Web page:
The impact of community- versus clinic-based adherence clubs on loss from care and viral suppression for antiretroviral therapy patients: Findings from a pragmatic randomized controlled trial in South Africa

Colleen Hanrahan, Sheree Schwartz, Mutsa Mudavanhu, Nora S. West, Lillian Mutunga, Valerie Keyser, Jean Bassett, Annelies Van Rie

Research output: Contribution to journalArticle

Abstract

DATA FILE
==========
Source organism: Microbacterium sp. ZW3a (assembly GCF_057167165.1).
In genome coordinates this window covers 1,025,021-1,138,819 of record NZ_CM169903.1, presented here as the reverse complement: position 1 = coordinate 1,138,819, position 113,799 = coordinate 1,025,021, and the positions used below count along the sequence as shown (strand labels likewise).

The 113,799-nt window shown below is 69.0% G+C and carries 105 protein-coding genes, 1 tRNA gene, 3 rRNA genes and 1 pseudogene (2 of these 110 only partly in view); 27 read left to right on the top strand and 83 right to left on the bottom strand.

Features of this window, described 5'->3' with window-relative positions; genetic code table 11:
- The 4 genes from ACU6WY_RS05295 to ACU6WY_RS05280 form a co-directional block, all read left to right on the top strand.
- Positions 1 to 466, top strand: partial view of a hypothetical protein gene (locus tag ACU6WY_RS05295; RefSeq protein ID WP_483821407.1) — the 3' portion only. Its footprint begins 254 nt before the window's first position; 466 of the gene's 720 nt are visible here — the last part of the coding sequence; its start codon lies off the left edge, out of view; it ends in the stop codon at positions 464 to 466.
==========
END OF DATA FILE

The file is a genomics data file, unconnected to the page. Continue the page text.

BACKGROUND: Adherence clubs, where groups of 25-30 patients who are virally suppressed on antiretroviral therapy (ART) meet for counseling and medication pickup, represent an innovative model to retain patients in care and facilitate task-shifting. This intervention replaces traditional clinical care encounters with a 1-hour group session every 2-3 months, and can be organized at a clinic or a community venue. We performed a pragmatic randomized controlled trial to compare loss from club-based care between community- and clinic-based adherence clubs. METHODS AND FINDINGS: Patients on ART with undetectable viral load at Witkoppen Health and Welfare Centre in Johannesburg, South Africa, were randomized 1:1 to a clinic- or community-based adherence club. Clubs were held every other month. All participants received annual viral load monitoring and medical exam at the clinic. Participants were referred back to clinic-based standard care if they missed a club visit and did not pick up ART medications within 5 days, had 2 consecutive late ART medication pickups, developed a disqualifying (excluding) comorbidity, or had viral rebound. From February 12, 2014, to May 31, 2015, we randomized 775 eligible adults into 12 pairs of clubs-376 (49%) into clinic-based clubs and 399 (51%) into community-based clubs. Characteristics were similar by arm: 65% female, median age 38 years, and median CD4 count 506 cells/mm3. Overall, 47% (95% CI 44%-51%) experienced the primary outcome of loss from club-based care. Among community-based club participants, the cumulative proportion lost from club-based care was 52% (95% CI 47%-57%), compared to 43% (95% CI 38%-48%, p = 0.002) among clinic-based club participants. The risk of loss to club-based care was higher among participants assigned to community-based clubs than among those assigned to clinic-based clubs (adjusted hazard ratio 1.38, 95% CI 1.02-1.87, p = 0.032), after accounting for sex, age, nationality, time on ART, baseline CD4 count, and employment status. Among those who were lost from club-based care (n = 367), the most common reason was missing a club visit and the associated ART medication pickup entirely (54%, 95% CI 49%-59%), and was similar by arm (p = 0.086). Development of an excluding comorbidity occurred in 3% overall of those lost from club-based care, and was not different by arm (p = 0.816); no deaths occurred in either arm during club-based care. Viral rebound occurred in 13% of those lost from community club-based care and 21% of those lost from clinic-based care (p = 0.051). In post hoc secondary analysis, among those referred to standard care, 72% (95% CI 68%-77%) reengaged in clinic-based care within 90 days of their club-based care discontinuation date. The main limitations of the trial are the lack of a comparison group receiving routine clinic-based standard care and the potential limited generalizability due to the single-clinic setting. CONCLUSIONS: These findings demonstrate that overall loss from an adherence club intervention was high in this setting and that, importantly, it was worse in community-based adherence clubs compared to those based at the clinic. We urge caution in assuming that the effectiveness of clinic-based interventions will carry over to community settings, without a better understanding of patient-level factors associated with successful retention in care. TRIAL REGISTRATION: Pan African Clinical Trials Registry (PACTR201602001460157).